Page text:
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Showing posts from April, 2012

Eugenics and Other Evils

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Of G. K. Chesterton's several thousand essays, the one I stumbled across most suddenly on Project Gutenberg was Eugenics and Other Evils: An Argument Against the Scientifically Organized State.  I do not go out of my way to read essays, but the topic had been on my mind recently and, of course, Chesterton's nonfic is even more renowned than his novels.  I thought this would be a good place to start.

Eugenics, in short, is "the study of methods of improving the quality of the human race, esp by selective breeding" (Collins English Dictionary).  The most well-known example of eugenics on a large scale took place in Nazi Germany; however, a more historically obscure example was the support for and practice of eugenics by doctors in the US and Great Britain, pre-WWI--and, in the case of the US, even up through the 70s.

Background is key in Chesterton's book.  I must admit I was hoping for an argument that would deal with eugenics on a broader scale, for all eras and co…

The Great Enigma: New Collected Poems

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I hadn't heard of Tomas Tranströmer until last fall when he won the Nobel Prize for Literature; I placed a library request for two or three of his books, and, for various reasons, did not actually get a copy of either of them until very recently.  Needless to say, I had certain expectations.  This particular book, The Great Enigma, is in a sense "the complete poems of", because it holds all of his poems that were ever published "in book form"--Baltics, The Sorrow Gondola, Secrets on the Way, etc.  It also contains a short memoir, Memories in My Eyes, in which Tranströmer describes certain scenes from his childhood, in Sweden.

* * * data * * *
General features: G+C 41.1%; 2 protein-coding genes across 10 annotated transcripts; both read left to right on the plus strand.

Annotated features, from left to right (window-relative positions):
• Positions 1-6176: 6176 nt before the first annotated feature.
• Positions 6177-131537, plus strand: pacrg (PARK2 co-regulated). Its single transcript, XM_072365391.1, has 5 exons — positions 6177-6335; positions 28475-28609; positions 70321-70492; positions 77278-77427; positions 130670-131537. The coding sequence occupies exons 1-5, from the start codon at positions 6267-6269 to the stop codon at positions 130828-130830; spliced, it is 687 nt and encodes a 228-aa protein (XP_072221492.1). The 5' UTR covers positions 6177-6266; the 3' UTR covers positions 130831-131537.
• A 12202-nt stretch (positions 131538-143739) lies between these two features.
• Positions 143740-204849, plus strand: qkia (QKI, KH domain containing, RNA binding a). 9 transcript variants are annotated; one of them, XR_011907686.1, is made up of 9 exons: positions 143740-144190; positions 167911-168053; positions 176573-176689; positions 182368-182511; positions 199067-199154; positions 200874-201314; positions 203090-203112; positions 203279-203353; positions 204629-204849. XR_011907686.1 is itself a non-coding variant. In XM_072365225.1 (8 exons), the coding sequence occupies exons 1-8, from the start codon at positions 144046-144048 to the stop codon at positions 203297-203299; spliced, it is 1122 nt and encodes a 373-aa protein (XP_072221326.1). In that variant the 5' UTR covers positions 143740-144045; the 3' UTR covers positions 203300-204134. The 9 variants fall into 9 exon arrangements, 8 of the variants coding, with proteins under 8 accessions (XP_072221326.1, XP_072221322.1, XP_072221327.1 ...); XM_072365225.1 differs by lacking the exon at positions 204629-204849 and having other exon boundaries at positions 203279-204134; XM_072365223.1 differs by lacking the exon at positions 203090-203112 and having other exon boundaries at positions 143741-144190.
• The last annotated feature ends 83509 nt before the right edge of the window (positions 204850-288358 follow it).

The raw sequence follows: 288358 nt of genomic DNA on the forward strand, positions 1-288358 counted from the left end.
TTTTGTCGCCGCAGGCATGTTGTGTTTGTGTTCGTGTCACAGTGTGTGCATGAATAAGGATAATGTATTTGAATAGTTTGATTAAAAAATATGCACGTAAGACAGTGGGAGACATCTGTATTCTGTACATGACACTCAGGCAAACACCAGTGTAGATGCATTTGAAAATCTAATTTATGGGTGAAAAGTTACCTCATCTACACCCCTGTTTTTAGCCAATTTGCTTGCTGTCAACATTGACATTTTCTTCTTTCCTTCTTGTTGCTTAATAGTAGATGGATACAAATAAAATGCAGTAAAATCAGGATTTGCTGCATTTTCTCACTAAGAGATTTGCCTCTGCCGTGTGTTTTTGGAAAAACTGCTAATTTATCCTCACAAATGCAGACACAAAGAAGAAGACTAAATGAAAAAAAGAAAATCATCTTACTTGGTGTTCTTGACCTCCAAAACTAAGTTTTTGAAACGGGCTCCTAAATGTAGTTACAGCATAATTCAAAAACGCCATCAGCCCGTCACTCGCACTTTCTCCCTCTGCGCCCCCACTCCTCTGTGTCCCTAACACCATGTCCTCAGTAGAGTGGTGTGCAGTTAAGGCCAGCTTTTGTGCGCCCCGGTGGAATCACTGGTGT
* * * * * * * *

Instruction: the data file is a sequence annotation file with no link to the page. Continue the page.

I hope it is fair to give this book 3 out of 5 stars.  I'm not well up on contemporary poetry, but I love any good poetry, regardless of style.   I've read several of the classics--Frost, Poe, Wordsworth, Browning, Shakespeare, etc.  And I've written a fair amount of poetry myself.  This is my rating, for what it's worth.

Lik…

The Club of Queer Trades

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If there's one thing that ticks me off about this book, it's this: The Club of Queer Trades is a parody of Sherlock Holmes.  From the protagonist, Basil Grant--who scoffs at facts--to his younger brother Rupert--a wannabe private detective patrolling lamp-lit London--G. K. Chesterton takes a not-so-subtle jab at the Sherlock Holmes series and the science of deduction.  Basil Grant's tools of the trade?  A touch of insanity, healthy intuition, and uproarious laughter.

In fact, I can forgive Chesterton and his maniacal character just for the laughs I got reading this book. Chesterton's word choice is very quirky and witty throughout most of the six short stories and especially the first half.  If you're looking for a light read set in Victorian London, you could give this a try. 

The basic plotline is this: Rupert, Basil, and Mr Swinburne (the narrator/Watson) never agree on who is a suspicious-looking character.  And if either Rupert or Basil sees a suspicious-lookin…